The NCBI Gene database includes and links to information about genetic variation, including the results of studies that link diseases and conditions (phenotypes) to specific genetic variations.

This tutorial demonstrates how to answer the following question using the NCBI Gene database:

What variations are present in the gene and are they associated with disease?

Example 1: Finding Diseases Caused by a Gene

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What diseases can be caused by variations in the tyrosine hydroxylase gene?

Example 1: Finding Diseases Caused by a Gene

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Step 1: In the NCBI Gene Database, search for human tyrosine hydroxylase:

tyrosine hydroxylase AND human[orgn]

Sort by Relevance.

tyrosine results page

Example 1: Finding Diseases Caused by a Gene

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When you sort by relevance, usually the record of interest appears at the top. In this case, we're interested in the human tyrosine hydroxylase (TH) gene.

Step 2: Click on the TH (ID: 7054) record link.

link to TH gene

Example 1: Finding Diseases Caused by a Gene

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Now that we've found the right gene, we want to find the diseases associated with it.

Step 3: Go to the "Phenotypes" section in the Table of Contents.

table of contents

What is a phenotype?

Example 1: Finding Diseases Caused by a Gene

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There are two parts to the Phenotypes section: Associated Conditions and NHGRI GWAS Catalog.

Let's look at each of these.

phenotypes on gene record

Example 1: Finding Diseases Caused by a Gene

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Look at the Associated Conditions section.

The Associated Conditions may include diseases directly caused by changes in this gene. In this case this gene is associated with Segawa syndrome which includes Parkinson-like symptoms due to a deficiency of L-Dopa.

associated conditions section

The MedGen article (link for C1854299) provides a literature review of disease characteristics plus summaries from other sources such as GeneReviews, OMIM and Genetics Home reference.

Example 1: Finding Diseases Caused by a Gene

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Look at the NHGRI GWAS (Genome-Wide Association Study) Catalog section.

gwas studies

What is a genome-wide association study?

The GWAS Catalog results describe association or linkages of phenotypes with variants in or near the gene. These may or may not be causative. For example, the publication "Genome-wide association scan for variants associated with early-onset prostate cancer" (PMID: 24740154) reports on a significant association between early-onset prostate cancer and a variant in the chromosome 11p region near the TH gene.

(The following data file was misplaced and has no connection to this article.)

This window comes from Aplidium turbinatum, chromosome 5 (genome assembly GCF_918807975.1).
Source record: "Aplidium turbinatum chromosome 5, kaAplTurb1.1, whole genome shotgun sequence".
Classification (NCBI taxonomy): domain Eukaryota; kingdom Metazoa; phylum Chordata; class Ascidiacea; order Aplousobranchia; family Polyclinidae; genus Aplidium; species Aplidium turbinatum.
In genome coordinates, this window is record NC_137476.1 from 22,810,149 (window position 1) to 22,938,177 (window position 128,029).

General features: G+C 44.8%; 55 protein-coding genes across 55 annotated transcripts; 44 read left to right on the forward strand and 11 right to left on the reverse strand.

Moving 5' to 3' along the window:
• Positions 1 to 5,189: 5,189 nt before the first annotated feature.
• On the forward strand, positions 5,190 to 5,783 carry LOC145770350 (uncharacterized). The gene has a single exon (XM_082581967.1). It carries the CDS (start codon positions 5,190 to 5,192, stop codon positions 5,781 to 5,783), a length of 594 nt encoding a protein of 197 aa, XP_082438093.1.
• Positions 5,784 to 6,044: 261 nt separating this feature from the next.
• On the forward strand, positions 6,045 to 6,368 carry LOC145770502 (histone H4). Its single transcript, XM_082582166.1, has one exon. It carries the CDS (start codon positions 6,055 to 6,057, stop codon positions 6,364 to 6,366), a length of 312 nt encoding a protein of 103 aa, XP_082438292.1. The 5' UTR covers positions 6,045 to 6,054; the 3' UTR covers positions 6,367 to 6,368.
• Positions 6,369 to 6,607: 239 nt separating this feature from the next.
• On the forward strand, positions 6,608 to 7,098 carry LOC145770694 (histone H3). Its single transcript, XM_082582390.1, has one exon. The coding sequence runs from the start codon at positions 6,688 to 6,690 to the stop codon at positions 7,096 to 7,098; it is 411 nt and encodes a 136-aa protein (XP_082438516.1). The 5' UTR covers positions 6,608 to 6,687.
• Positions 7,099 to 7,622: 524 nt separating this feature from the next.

Example 2: Finding Variants that Affect the Coding Region

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Can I get a list of all disease-causing single nucleotide variants that affect the coding regions?

Example 2: Finding Variants that Affect the Coding Region

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To find gene variants associated with disease, you can again start in the NCBI Gene database. From this Gene record for the TH (tyrosine hydroxylase) gene, let's find the single nucleotide variants associated with disease:

Step 1: Use the table of contents to jump to the Variation section of the record.

table of contents

Example 2: Finding Variants that Affect the Coding Region

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The Variation section of a Gene record links to several different databases. To find the variants affecting the coding region of this gene that are associated with disease, we'll explore ClinVar.

Step 2: Follow the link to "See variants in ClinVar"

Example 2: Finding Variants that Affect the Coding Region

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You are now in the ClinVar database, looking at all ClinVar records with TH listed as a gene (the database search is: TH[gene]). Note that these records do not represent all known variants. (We'll get back to that, later.)

We're looking for single nucleotide variants that cause disease.

Step 3: Use the filters on the left hand side under Clinical significance to limit to Pathogenic:

Clinical significance Pathogenic

and, under Variation type, select Single nucleotide:

single nucleotide

Example 2: Finding Variants that Affect the Coding Region

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The filters are useful, here, for understanding your results. See, in particular, the "Molecular consequence" filters.

molecular consequence

A molecular consequence may be that the coding region is affected. We can see two types of coding consequences, here:

  • The "Missense" variants change the codon to be for a different amino acid.
  • The "Nonsense" variants change the codon to a codon that ends translation.